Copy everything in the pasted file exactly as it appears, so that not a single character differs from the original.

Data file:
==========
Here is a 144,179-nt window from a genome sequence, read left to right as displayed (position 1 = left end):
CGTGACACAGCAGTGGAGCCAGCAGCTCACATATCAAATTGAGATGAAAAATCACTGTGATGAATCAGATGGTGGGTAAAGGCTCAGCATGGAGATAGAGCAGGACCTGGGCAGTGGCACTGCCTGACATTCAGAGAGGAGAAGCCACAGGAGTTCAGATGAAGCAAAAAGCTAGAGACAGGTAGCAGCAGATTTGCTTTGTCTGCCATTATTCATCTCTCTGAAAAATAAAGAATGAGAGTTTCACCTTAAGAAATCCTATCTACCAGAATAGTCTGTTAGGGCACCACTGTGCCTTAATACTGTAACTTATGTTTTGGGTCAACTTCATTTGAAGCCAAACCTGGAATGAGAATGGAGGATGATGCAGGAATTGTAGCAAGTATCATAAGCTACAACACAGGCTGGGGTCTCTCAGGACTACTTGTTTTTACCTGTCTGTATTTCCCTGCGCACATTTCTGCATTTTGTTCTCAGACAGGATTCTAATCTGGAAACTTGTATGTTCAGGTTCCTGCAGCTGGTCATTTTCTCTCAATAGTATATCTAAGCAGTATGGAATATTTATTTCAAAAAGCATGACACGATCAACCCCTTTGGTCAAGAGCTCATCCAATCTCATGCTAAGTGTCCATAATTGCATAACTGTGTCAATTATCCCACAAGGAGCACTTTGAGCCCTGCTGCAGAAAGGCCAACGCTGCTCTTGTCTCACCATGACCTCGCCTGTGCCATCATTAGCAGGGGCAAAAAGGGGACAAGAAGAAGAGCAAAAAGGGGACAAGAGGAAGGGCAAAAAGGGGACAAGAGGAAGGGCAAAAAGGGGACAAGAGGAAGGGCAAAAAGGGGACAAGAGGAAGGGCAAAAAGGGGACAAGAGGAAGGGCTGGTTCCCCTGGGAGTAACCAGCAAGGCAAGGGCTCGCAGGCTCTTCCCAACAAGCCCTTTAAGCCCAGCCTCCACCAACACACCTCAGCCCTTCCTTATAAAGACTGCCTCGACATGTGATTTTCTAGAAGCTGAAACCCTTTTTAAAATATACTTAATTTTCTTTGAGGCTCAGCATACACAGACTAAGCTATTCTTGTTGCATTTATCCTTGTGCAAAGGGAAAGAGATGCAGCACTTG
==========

Here is a 144,179-nt window from a genome sequence, read left to right as displayed (position 1 = left end):
CGTGACACAGCAGTGGAGCCAGCAGCTCACATATCAAATTGAGATGAAAAATCACTGTGATGAATCAGATGGTGGGTAAAGGCTCAGCATGGAGATAGAGCAGGACCTGGGCAGTGGCACTGCCTGACATTCAGAGAGGAGAAGCCACAGGAGTTCAGATGAAGCAAAAAGCTAGAGACAGGTAGCAGCAGATTTGCTTTGTCTGCCATTATTCATCTCTCTGAAAAATAAAGAATGAGAGTTTCACCTTAAGAAATCCTATCTACCAGAATAGTCTGTTAGGGCACCACTGTGCCTTAATACTGTAACTTATGTTTTGGGTCAACTTCATTTGAAGCCAAACCTGGAATGAGAATGGAGGATGATGCAGGAATTGTAGCAAGTATCATAAGCTACAACACAGGCTGGGGTCTCTCAGGACTACTTGTTTTTACCTGTCTGTATTTCCCTGCGCACATTTCTGCATTTTGTTCTCAGACAGGATTCTAATCTGGAAACTTGTATGTTCAGGTTCCTGCAGCTGGTCATTTTCTCTCAATAGTATATCTAAGCAGTATGGAATATTTATTTCAAAAAGCATGACACGATCAACCCCTTTGGTCAAGAGCTCATCCAATCTCATGCTAAGTGTCCATAATTGCATAACTGTGTCAATTATCCCACAAGGAGCACTTTGAGCCCTGCTGCAGAAAGGCCAACGCTGCTCTTGTCTCACCATGACCTCGCCTGTGCCATCATTAGCAGGGGCAAAAAGGGGACAAGAAGAAGAGCAAAAAGGGGACAAGAGGAAGGGCAAAAAGGGGACAAGAGGAAGGGCAAAAAGGGGACAAGAGGAAGGGCAAAAAGGGGACAAGAGGAAGGGCAAAAAGGGGACAAGAGGAAGGGCTGGTTCCCCTGGGAGTAACCAGCAAGGCAAGGGCTCGCAGGCTCTTCCCAACAAGCCCTTTAAGCCCAGCCTCCACCAACACACCTCAGCCCTTCCTTATAAAGACTGCCTCGACATGTGATTTTCTAGAAGCTGAAACCCTTTTTAAAATATACTTAATTTTCTTTGAGGCTCAGCATACACAGACTAAGCTATTCTTGTTGCATTTATCCTTGTGCAAAGGGAAAGAGATGCAGCACTTG